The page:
Command your armies from anywhere: Stratego comes to mobile, web and Facebook
Royal Jumbo’s popular board game Stratego is now available on both online and mobile platforms, having been developed for the web, Facebook and iPad by Keesing Games. We sat down last week to talk to Kessing Commercial Manager Dennis Maas and Head of Product and Monetization Michel Op ’t Landt about the game’s development and spend some time playing it.
While Stratego is certainly a high-profile project for Kessing, it’s not the company’s first project. In fact, the Amsterdam-based developer, which is part of Dutch media group Telegraaf Media Groep and already known for its game portal Zigiz.com. However, adapting something iconic as a 52-year-old board game presented a number of challenges, like how to monetize it and implementing substantial online play mechanics.
“The board game is quite static,” Landt tells us, “so we thought ‘why not take it to next level and introduce more powers to the board game?’ They really spice up the gameplay, but in a traditional board game it’s really hard to have those powers. In digital versions, it’s much easier to have them, explain them and to play with them. “
At the moment, board games are proving popular on mobile devices but we haven’t seen them really take off on the web or social networks, in spite of recent efforts from groups like Goko and CrayonPixel to increase their visibility. When we ask if they’ve consulted with any other developers about how to succeed with digital board games, Maas tells us they went straight to the top: Eric Hautemont of Days of Wonder.
Hautemont, whose company launched successful iOS versions of games like Ticket to Ride and Small World, “has been really helpful for us and showing us around as well as what things to keep in mind. We really believe that if we make this great game that people will be really engaged in playing, we’ll be able to monetize it with additional content.”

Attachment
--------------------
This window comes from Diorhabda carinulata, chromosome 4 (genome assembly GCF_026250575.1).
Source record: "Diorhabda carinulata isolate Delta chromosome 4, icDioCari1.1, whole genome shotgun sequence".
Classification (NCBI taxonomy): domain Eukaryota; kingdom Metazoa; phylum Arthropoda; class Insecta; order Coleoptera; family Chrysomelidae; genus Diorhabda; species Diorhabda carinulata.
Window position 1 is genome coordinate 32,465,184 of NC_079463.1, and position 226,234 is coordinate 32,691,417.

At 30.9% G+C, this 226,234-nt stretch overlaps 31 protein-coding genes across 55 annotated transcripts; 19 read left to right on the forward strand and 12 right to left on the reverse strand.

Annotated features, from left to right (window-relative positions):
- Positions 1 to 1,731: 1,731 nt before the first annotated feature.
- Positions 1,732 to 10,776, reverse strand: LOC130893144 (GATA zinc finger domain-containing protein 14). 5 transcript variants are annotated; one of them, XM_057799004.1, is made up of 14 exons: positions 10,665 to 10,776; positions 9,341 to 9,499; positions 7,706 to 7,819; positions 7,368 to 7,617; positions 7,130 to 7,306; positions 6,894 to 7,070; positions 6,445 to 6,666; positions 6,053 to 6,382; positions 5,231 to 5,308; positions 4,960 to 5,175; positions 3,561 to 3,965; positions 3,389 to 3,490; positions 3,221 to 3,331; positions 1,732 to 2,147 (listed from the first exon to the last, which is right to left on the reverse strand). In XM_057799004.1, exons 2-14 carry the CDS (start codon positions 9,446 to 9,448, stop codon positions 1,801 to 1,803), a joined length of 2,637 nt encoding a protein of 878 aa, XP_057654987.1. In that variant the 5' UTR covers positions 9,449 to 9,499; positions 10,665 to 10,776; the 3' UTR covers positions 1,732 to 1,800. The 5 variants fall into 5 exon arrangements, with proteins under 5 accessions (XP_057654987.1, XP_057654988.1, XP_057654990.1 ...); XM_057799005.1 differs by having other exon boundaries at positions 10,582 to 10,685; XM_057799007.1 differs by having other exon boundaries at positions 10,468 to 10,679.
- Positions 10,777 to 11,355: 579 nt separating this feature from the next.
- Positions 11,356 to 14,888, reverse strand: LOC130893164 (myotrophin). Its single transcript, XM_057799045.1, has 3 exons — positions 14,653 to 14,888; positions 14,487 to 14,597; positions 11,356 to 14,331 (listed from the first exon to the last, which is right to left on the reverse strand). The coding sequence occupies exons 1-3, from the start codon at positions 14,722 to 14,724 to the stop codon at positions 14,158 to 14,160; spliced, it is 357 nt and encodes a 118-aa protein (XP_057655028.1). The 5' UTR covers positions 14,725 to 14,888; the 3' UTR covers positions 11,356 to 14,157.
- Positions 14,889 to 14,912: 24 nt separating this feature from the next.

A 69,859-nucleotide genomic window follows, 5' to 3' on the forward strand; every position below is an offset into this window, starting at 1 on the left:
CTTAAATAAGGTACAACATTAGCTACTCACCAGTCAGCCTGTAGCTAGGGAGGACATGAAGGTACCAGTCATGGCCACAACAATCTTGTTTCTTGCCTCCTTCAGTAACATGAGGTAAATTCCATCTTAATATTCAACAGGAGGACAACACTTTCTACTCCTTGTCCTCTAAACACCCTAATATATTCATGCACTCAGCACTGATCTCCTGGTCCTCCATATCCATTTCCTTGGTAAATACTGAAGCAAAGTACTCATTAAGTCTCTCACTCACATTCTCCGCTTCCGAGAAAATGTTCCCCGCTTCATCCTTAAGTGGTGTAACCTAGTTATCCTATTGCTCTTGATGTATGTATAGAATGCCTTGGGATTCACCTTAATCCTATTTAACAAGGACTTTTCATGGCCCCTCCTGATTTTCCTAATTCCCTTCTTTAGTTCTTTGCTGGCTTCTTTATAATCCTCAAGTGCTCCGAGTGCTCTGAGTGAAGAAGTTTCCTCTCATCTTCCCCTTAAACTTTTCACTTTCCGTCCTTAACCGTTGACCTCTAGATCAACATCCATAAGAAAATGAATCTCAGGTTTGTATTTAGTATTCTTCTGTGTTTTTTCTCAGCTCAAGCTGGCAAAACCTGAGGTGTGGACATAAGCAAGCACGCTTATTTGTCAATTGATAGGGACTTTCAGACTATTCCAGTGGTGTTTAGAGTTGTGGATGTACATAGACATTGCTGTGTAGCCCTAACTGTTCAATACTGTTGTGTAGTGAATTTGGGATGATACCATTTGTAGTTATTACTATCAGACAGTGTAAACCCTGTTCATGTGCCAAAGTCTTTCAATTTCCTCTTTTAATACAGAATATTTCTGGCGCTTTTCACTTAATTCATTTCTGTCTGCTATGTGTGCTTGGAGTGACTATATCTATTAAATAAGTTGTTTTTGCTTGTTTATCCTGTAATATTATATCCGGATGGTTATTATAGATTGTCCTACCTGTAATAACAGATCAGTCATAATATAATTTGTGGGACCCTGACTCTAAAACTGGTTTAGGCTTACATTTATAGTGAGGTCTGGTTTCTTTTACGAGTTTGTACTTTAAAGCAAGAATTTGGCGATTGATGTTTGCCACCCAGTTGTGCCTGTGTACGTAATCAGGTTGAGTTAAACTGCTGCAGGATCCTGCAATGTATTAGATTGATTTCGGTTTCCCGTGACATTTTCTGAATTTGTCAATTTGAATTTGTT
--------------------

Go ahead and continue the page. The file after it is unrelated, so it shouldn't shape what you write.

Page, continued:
Stratego will monetize in two different ways: All the versions will feature in-app purchases for vanity avatar items, temporary powers and more extra setup slots for army arrangements. However, the iOS version is also launching with a premium price tag of $6.99.
Players can play in both single-player and online modes, with the option to engage in full 40-piece games or a much more snackable “blitzkriege” game of 10 pieces. We spent a quick round playing the latter game type on the web, while Landt played against us both through iPad and Facebook. From our end, the synchronous turn-based gameplay translates well across all these platforms. All of the board game’s mechanics are still in place, with players still working to capture their opponents’ flag while using a mix of strategy and deception to move their own tropps around the game board.
Development on the digital version of Stratego began in Spring 2012. Until now, the game’s been in a closed beta with approximately 18,000 players taking part. So far, the data Keesing’s seen has been incredibly promising, with players spending an average of about 17 minutes per game session. “People are addicted to being the best,” Maas says. However, the game will probably have an easier time finding an audience on iOS and the web than it will on Facebook. The next step, Landt reveals, is to implement a military conquest mode in the game that will (hopefully) appeal to Facebook users.
“This version will probably have a hard time succeeding on Facebook,” Landt says, “because it’s not a social game, per se. There just aren’t a lot of social features in it. You can play with your friends and if your friends are playing on Facebook they’ll show up on your in-game friends list, there’s some social stuff. But there’s no real social game mechanics. We took the Stratego brand and focused on putting it out there to get people to engage with the brand.”
Both Maas and Landt believe there’s the potential for a much stronger market for board games on social networks. “I think it depends how well you translate the concept of a board game into a social game,” Landt notes.
“I think as soon as soon as the borders of feeling separate while playing together fade, the market will increase. The moment you feel like you’re on Facebook and can play with a friend like you would across the table from one another, the ultimate goal will be reached.”